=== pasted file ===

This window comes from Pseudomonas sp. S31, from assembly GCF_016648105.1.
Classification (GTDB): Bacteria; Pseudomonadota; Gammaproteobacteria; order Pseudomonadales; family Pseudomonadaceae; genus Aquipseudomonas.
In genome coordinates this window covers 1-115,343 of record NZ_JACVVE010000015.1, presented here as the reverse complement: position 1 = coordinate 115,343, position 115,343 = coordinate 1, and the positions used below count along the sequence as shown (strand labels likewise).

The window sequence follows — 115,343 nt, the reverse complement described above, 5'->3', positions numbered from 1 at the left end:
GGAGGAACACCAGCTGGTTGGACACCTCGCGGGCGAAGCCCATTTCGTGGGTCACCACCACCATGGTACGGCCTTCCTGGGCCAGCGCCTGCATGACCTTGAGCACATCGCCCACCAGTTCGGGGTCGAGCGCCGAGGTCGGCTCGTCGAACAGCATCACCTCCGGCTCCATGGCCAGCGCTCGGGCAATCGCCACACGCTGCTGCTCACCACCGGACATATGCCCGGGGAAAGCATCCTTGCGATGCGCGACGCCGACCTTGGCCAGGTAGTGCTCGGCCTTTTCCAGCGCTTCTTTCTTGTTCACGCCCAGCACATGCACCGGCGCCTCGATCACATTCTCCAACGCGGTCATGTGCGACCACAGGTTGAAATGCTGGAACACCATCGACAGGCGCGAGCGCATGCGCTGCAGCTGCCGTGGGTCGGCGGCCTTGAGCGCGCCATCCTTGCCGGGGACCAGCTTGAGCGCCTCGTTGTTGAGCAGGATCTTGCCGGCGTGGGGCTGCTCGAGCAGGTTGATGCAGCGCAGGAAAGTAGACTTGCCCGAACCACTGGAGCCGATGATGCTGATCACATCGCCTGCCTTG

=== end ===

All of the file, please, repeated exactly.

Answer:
This window comes from Pseudomonas sp. S31, from assembly GCF_016648105.1.
Classification (GTDB): Bacteria; Pseudomonadota; Gammaproteobacteria; order Pseudomonadales; family Pseudomonadaceae; genus Aquipseudomonas.
In genome coordinates this window covers 1-115,343 of record NZ_JACVVE010000015.1, presented here as the reverse complement: position 1 = coordinate 115,343, position 115,343 = coordinate 1, and the positions used below count along the sequence as shown (strand labels likewise).

The window sequence follows — 115,343 nt, the reverse complement described above, 5'->3', positions numbered from 1 at the left end:
GGAGGAACACCAGCTGGTTGGACACCTCGCGGGCGAAGCCCATTTCGTGGGTCACCACCACCATGGTACGGCCTTCCTGGGCCAGCGCCTGCATGACCTTGAGCACATCGCCCACCAGTTCGGGGTCGAGCGCCGAGGTCGGCTCGTCGAACAGCATCACCTCCGGCTCCATGGCCAGCGCTCGGGCAATCGCCACACGCTGCTGCTCACCACCGGACATATGCCCGGGGAAAGCATCCTTGCGATGCGCGACGCCGACCTTGGCCAGGTAGTGCTCGGCCTTTTCCAGCGCTTCTTTCTTGTTCACGCCCAGCACATGCACCGGCGCCTCGATCACATTCTCCAACGCGGTCATGTGCGACCACAGGTTGAAATGCTGGAACACCATCGACAGGCGCGAGCGCATGCGCTGCAGCTGCCGTGGGTCGGCGGCCTTGAGCGCGCCATCCTTGCCGGGGACCAGCTTGAGCGCCTCGTTGTTGAGCAGGATCTTGCCGGCGTGGGGCTGCTCGAGCAGGTTGATGCAGCGCAGGAAAGTAGACTTGCCCGAACCACTGGAGCCGATGATGCTGATCACATCGCCTGCCTTG